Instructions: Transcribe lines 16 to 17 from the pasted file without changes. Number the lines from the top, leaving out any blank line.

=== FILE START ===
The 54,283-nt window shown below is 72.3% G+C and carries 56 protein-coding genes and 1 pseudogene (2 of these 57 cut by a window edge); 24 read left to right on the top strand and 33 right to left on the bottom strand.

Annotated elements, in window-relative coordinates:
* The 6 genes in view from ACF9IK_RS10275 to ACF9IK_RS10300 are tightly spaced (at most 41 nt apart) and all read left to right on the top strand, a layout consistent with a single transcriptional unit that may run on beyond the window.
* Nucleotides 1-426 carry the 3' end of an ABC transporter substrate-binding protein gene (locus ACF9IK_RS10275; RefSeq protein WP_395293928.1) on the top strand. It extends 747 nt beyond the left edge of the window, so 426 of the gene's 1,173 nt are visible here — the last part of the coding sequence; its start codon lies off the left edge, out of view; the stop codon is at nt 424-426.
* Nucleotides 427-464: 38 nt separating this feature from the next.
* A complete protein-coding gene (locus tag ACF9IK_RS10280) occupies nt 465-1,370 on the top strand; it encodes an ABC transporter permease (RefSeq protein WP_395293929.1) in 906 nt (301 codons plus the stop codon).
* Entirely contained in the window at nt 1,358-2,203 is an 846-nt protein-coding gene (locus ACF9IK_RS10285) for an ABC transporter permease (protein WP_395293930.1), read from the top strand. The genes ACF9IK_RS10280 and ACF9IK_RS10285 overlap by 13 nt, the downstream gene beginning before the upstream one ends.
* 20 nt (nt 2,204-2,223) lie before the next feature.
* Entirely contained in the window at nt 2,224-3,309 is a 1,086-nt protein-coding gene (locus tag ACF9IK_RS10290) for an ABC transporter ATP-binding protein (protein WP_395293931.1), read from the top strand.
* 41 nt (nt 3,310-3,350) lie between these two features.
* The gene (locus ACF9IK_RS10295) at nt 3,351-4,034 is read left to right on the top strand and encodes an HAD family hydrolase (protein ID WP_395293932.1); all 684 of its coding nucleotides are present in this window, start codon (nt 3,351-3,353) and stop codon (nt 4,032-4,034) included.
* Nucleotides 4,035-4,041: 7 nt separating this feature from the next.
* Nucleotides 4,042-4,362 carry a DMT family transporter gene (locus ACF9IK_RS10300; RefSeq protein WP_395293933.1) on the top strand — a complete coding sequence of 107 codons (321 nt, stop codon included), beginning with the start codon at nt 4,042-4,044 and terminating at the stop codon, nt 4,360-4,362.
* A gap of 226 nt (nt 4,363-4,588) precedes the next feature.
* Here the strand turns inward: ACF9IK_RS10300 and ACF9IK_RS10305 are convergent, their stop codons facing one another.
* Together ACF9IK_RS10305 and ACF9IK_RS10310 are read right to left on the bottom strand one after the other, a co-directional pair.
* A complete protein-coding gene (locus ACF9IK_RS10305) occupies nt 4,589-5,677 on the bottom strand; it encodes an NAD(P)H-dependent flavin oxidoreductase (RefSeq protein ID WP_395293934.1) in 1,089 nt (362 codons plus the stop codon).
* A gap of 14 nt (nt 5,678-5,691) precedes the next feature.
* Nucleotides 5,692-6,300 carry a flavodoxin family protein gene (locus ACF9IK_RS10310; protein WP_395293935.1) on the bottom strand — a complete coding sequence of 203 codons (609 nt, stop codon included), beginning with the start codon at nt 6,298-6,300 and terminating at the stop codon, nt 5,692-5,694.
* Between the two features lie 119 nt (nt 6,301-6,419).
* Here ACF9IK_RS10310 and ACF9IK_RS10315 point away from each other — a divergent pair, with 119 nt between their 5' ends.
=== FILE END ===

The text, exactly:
* Together ACF9IK_RS10305 and ACF9IK_RS10310 are read right to left on the bottom strand one after the other, a co-directional pair.
* A complete protein-coding gene (locus ACF9IK_RS10305) occupies nt 4,589-5,677 on the bottom strand; it encodes an NAD(P)H-dependent flavin oxidoreductase (RefSeq protein ID WP_395293934.1) in 1,089 nt (362 codons plus the stop codon).